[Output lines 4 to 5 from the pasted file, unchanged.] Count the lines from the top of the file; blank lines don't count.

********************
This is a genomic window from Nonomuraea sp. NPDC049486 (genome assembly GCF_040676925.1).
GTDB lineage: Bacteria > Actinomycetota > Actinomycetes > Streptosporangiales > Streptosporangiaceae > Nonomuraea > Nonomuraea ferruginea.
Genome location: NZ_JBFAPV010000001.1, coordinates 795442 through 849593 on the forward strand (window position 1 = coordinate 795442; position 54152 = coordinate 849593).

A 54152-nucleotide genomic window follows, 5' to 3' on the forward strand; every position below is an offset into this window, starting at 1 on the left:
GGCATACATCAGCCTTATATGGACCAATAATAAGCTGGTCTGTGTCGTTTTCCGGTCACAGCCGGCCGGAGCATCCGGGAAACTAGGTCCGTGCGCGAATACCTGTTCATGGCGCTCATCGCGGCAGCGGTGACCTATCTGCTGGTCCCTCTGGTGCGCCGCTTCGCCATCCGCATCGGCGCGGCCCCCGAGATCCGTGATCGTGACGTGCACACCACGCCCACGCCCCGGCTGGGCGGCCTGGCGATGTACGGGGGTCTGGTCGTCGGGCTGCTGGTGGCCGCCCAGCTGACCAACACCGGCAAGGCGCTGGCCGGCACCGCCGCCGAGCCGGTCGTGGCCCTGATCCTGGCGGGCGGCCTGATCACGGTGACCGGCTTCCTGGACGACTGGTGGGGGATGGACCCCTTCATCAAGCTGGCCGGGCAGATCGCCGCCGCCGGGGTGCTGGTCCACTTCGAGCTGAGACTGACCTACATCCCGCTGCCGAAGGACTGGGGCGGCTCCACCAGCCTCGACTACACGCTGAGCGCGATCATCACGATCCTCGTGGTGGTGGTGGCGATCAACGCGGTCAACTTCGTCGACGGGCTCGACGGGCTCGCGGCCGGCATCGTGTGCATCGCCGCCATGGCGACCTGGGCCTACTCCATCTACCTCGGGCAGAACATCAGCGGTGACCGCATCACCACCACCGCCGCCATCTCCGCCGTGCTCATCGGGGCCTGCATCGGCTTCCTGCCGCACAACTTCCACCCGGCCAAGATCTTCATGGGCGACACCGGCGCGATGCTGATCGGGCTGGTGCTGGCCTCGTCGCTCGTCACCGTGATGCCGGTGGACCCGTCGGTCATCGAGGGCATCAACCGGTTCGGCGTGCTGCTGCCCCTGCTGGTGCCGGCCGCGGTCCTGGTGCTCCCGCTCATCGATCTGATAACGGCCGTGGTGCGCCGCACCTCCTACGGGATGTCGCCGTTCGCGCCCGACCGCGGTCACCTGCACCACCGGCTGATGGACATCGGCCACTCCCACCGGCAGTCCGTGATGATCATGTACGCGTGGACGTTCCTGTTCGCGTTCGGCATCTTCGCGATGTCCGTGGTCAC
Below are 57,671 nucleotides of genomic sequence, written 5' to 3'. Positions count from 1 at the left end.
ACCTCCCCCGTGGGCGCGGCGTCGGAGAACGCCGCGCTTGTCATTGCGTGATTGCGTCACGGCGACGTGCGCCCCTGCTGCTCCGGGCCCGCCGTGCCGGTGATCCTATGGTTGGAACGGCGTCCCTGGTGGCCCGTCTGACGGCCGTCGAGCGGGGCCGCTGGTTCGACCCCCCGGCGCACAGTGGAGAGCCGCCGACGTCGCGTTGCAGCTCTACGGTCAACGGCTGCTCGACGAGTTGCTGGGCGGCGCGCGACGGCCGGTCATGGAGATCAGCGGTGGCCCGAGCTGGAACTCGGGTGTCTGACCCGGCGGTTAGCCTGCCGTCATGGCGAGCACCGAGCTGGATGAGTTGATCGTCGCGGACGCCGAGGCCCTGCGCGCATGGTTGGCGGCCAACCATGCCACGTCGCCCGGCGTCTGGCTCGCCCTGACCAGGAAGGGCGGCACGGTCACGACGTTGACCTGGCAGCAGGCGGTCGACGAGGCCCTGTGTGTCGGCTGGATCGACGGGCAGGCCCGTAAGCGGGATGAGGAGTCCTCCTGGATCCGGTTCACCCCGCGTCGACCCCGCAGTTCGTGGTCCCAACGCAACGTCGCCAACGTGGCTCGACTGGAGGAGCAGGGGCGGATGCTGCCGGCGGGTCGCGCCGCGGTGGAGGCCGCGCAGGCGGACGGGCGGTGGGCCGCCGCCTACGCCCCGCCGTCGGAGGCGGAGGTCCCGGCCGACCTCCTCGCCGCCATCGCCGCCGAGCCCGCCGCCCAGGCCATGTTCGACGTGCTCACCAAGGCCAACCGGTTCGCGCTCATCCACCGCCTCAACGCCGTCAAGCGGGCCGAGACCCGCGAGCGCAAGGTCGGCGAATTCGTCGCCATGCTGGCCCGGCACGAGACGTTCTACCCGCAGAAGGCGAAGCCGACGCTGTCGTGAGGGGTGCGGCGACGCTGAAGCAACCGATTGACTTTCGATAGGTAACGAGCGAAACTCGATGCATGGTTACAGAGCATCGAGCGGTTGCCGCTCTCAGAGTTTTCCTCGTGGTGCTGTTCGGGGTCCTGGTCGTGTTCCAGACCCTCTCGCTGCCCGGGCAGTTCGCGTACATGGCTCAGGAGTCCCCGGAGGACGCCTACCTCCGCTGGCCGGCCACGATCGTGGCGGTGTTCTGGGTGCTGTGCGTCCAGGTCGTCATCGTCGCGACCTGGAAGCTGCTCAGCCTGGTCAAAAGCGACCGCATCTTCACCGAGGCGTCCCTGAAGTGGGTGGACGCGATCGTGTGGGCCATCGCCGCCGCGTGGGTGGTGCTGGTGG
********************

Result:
A 54152-nucleotide genomic window follows, 5' to 3' on the forward strand; every position below is an offset into this window, starting at 1 on the left:
GGCATACATCAGCCTTATATGGACCAATAATAAGCTGGTCTGTGTCGTTTTCCGGTCACAGCCGGCCGGAGCATCCGGGAAACTAGGTCCGTGCGCGAATACCTGTTCATGGCGCTCATCGCGGCAGCGGTGACCTATCTGCTGGTCCCTCTGGTGCGCCGCTTCGCCATCCGCATCGGCGCGGCCCCCGAGATCCGTGATCGTGACGTGCACACCACGCCCACGCCCCGGCTGGGCGGCCTGGCGATGTACGGGGGTCTGGTCGTCGGGCTGCTGGTGGCCGCCCAGCTGACCAACACCGGCAAGGCGCTGGCCGGCACCGCCGCCGAGCCGGTCGTGGCCCTGATCCTGGCGGGCGGCCTGATCACGGTGACCGGCTTCCTGGACGACTGGTGGGGGATGGACCCCTTCATCAAGCTGGCCGGGCAGATCGCCGCCGCCGGGGTGCTGGTCCACTTCGAGCTGAGACTGACCTACATCCCGCTGCCGAAGGACTGGGGCGGCTCCACCAGCCTCGACTACACGCTGAGCGCGATCATCACGATCCTCGTGGTGGTGGTGGCGATCAACGCGGTCAACTTCGTCGACGGGCTCGACGGGCTCGCGGCCGGCATCGTGTGCATCGCCGCCATGGCGACCTGGGCCTACTCCATCTACCTCGGGCAGAACATCAGCGGTGACCGCATCACCACCACCGCCGCCATCTCCGCCGTGCTCATCGGGGCCTGCATCGGCTTCCTGCCGCACAACTTCCACCCGGCCAAGATCTTCATGGGCGACACCGGCGCGATGCTGATCGGGCTGGTGCTGGCCTCGTCGCTCGTCACCGTGATGCCGGTGGACCCGTCGGTCATCGAGGGCATCAACCGGTTCGGCGTGCTGCTGCCCCTGCTGGTGCCGGCCGCGGTCCTGGTGCTCCCGCTCATCGATCTGATAACGGCCGTGGTGCGCCGCACCTCCTACGGGATGTCGCCGTTCGCGCCCGACCGCGGTCACCTGCACCACCGGCTGATGGACATCGGCCACTCCCACCGGCAGTCCGTGATGATCATGTACGCGTGGACGTTCCTGTTCGCGTTCGGCATCTTCGCGATGTCCGTGGTCAC